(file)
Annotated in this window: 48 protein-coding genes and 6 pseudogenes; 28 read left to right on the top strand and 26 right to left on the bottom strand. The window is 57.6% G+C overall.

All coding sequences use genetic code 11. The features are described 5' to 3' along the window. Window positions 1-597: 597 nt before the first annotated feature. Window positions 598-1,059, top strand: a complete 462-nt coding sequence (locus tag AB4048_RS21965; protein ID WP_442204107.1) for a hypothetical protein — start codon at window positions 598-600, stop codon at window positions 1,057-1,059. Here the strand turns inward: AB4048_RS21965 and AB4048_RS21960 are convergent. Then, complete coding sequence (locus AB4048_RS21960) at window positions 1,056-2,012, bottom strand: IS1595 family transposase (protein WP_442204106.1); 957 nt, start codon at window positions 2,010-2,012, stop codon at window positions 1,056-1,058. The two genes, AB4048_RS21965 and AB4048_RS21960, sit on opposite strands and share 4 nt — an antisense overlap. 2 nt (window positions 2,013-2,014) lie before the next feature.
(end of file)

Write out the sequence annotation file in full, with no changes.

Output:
Annotated in this window: 48 protein-coding genes and 6 pseudogenes; 28 read left to right on the top strand and 26 right to left on the bottom strand. The window is 57.6% G+C overall.

All coding sequences use genetic code 11. The features are described 5' to 3' along the window. Window positions 1-597: 597 nt before the first annotated feature. Window positions 598-1,059, top strand: a complete 462-nt coding sequence (locus tag AB4048_RS21965; protein ID WP_442204107.1) for a hypothetical protein — start codon at window positions 598-600, stop codon at window positions 1,057-1,059. Here the strand turns inward: AB4048_RS21965 and AB4048_RS21960 are convergent. Then, complete coding sequence (locus AB4048_RS21960) at window positions 1,056-2,012, bottom strand: IS1595 family transposase (protein WP_442204106.1); 957 nt, start codon at window positions 2,010-2,012, stop codon at window positions 1,056-1,058. The two genes, AB4048_RS21965 and AB4048_RS21960, sit on opposite strands and share 4 nt — an antisense overlap. 2 nt (window positions 2,013-2,014) lie before the next feature.